Doodling has exploded in recent years, thanks to Bullet Journaling, Zentangle, and a renewed interest in sketchbooks and drawing. It’s become absolutely cool to doodle all over everything, and doodling has been proven to help you retain information.
I have been an obsessive doodler since childhood, using it to while away boring hours in school or church, and decorating hundreds of pages of notes I’ve taken in meetings or classes over the years.
While it’s fun to see all the cute step-by-step drawing instructions, I like to take a more organic approach to doodling, and fill my pages with whatever comes to mind. It’s so much more relaxing and therapeutic for me that way.
If you balk at this approach, or are simply looking for doodling ideas to add to your collection, take a scroll through this bottomless pit of doodle inspiration.
Simple Graphics and Logos
Start with clean graphics and line drawings you find- if you practice your favorites a few times, you’ll commit them to memory and have them in your doodling arsenal for whenever you want them.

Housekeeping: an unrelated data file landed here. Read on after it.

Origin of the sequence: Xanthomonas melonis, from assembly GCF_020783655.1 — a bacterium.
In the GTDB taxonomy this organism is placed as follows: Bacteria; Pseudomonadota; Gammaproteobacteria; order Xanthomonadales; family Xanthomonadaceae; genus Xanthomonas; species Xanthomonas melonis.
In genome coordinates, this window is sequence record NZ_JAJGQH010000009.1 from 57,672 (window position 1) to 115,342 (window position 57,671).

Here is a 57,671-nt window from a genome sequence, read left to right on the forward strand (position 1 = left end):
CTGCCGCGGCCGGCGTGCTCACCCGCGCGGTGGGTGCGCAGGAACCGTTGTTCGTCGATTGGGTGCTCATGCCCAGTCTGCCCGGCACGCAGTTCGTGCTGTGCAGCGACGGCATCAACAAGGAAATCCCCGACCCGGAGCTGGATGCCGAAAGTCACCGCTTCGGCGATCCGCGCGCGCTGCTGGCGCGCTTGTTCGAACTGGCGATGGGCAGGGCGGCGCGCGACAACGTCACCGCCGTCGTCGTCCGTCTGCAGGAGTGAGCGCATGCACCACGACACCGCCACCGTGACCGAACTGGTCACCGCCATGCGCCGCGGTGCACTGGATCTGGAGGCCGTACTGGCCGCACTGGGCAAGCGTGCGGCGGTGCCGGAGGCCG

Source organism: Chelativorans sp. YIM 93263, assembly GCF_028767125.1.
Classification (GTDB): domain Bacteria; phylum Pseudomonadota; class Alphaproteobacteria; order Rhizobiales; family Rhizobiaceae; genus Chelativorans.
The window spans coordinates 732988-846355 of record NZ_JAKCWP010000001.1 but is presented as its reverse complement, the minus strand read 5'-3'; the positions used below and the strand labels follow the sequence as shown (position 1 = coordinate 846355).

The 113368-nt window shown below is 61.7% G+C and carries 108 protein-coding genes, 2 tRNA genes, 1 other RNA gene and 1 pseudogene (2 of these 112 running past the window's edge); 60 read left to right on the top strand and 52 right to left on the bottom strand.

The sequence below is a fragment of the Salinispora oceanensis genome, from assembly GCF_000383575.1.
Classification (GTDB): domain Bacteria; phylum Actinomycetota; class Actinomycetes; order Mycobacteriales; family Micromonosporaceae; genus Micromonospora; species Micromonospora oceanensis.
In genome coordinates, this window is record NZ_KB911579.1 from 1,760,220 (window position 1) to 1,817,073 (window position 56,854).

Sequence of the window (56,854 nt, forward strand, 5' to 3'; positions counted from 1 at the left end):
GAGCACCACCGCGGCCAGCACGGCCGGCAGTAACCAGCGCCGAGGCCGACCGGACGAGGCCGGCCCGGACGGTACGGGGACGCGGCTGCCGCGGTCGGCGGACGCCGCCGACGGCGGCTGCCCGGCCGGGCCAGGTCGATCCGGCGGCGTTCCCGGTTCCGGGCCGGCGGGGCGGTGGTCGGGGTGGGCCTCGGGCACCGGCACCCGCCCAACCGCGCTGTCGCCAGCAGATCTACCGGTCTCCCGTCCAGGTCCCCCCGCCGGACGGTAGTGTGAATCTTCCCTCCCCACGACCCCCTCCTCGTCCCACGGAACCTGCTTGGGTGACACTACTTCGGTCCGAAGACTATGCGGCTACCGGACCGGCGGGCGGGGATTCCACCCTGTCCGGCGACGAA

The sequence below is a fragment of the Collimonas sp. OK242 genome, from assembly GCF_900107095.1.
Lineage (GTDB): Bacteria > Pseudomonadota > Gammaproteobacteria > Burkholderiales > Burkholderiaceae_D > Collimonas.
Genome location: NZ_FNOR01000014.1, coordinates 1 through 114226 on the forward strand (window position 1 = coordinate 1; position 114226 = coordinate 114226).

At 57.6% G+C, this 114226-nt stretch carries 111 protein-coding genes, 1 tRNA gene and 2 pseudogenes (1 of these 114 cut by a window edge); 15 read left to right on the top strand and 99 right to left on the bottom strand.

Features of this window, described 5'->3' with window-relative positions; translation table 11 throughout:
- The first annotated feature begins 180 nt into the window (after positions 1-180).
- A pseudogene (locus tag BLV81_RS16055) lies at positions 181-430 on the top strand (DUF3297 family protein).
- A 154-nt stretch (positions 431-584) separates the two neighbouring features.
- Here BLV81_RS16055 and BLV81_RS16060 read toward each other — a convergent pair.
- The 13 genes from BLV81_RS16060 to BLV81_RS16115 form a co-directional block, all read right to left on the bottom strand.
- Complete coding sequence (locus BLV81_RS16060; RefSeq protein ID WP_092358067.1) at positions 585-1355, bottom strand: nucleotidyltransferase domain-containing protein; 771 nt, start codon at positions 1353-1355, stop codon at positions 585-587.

I love these super-simple line logos.
This font of pre-Hispanic petroglyphs can get you started with, and maybe you can even make up your own little doodle language.
Get inspired by the art of differantly – this duo is well-known for their single-line beautifully simple illustrations.
This fun little font by PintassilgoPrints includes an actual font, but also all these totally cool graphic elements. (It’s probably worth it just for that monster image. I would use that in everything I typed.)
Bullet Journal Doodles
Have you pondered starting a bullet journal? Or maybe you’re way deep in to it, but even if you keep the most basic of bullet journals, I’m sure you’ve tried the errant banner or flourish here or there.
This Instagram account has lots of drawing inspo, and I’m sorry I just wrote inspo.
Borders can be used all over your bullet journals and notebooks, and these images are perfect to draw inspiration from.
Paisley is a fantastic doodle motif. You can get lost in designing all your own little cute paisley shapes and putting them together in various ways.
Oh, if you don’t yet know Dawn Nicole, you’ll love her site for lots of hand lettering and doodle resources, like these simple frames.
Abstract doodling is my favorite- all the shapes, lines, whatevers you can put together in so many ways. Here are just a few I found that would be fun to experiment with in your bullet journals or cars, jeans, arms, walls, children, receipts, bar napkins, you name it.